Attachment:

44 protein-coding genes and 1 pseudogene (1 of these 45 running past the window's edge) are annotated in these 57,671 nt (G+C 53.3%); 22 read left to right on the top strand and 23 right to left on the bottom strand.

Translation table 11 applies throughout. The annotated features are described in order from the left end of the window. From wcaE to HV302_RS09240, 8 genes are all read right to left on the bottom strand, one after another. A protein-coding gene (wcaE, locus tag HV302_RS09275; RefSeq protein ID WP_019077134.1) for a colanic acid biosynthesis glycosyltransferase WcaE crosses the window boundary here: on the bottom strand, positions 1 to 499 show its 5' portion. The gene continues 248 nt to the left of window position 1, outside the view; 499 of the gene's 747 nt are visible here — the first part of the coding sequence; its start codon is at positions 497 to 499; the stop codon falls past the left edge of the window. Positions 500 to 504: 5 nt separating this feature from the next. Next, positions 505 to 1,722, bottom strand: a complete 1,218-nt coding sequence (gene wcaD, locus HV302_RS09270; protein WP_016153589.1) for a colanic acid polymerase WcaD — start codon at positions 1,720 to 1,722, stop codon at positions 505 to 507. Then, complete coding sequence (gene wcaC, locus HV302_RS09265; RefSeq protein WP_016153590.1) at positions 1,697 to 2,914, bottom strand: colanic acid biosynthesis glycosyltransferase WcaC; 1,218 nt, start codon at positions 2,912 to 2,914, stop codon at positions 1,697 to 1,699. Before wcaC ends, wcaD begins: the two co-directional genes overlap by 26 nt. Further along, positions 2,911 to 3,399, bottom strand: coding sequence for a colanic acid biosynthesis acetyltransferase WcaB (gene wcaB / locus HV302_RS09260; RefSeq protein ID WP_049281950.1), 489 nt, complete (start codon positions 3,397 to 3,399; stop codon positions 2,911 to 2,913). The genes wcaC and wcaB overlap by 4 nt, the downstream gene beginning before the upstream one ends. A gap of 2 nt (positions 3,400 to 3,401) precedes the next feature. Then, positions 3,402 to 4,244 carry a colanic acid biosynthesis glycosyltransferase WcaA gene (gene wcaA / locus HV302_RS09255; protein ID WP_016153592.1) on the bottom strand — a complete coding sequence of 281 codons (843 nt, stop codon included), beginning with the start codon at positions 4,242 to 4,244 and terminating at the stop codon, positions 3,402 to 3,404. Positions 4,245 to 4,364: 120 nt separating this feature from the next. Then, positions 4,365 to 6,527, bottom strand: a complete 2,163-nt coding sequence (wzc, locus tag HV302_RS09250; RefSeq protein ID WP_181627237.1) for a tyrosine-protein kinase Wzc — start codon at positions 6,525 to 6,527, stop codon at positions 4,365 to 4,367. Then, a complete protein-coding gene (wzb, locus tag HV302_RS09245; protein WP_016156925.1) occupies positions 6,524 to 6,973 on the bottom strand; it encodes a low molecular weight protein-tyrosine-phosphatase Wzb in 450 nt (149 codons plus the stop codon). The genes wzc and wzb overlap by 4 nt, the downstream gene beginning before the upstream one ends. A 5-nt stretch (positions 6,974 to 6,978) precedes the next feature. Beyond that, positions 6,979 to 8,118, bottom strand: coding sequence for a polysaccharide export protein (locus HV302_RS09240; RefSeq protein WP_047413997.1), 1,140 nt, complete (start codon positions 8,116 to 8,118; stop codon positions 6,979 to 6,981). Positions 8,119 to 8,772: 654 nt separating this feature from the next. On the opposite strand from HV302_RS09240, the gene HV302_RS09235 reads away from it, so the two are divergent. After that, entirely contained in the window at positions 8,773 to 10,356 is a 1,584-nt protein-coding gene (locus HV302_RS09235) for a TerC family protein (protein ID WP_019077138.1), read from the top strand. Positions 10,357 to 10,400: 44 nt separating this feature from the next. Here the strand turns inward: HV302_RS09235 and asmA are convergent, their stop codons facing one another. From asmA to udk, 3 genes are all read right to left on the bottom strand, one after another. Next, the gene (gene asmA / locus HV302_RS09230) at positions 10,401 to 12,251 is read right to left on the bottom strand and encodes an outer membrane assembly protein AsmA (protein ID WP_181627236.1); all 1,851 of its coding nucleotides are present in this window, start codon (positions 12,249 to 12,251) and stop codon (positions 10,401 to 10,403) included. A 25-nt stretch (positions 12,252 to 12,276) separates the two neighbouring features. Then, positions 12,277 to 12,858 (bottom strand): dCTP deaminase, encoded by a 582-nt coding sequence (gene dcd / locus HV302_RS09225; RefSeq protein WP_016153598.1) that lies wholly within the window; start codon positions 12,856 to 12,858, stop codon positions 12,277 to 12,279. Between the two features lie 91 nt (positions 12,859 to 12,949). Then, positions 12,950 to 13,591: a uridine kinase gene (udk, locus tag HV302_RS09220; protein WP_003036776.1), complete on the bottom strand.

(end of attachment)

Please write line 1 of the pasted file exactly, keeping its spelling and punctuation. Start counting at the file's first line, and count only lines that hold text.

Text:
44 protein-coding genes and 1 pseudogene (1 of these 45 running past the window's edge) are annotated in these 57,671 nt (G+C 53.3%); 22 read left to right on the top strand and 23 right to left on the bottom strand.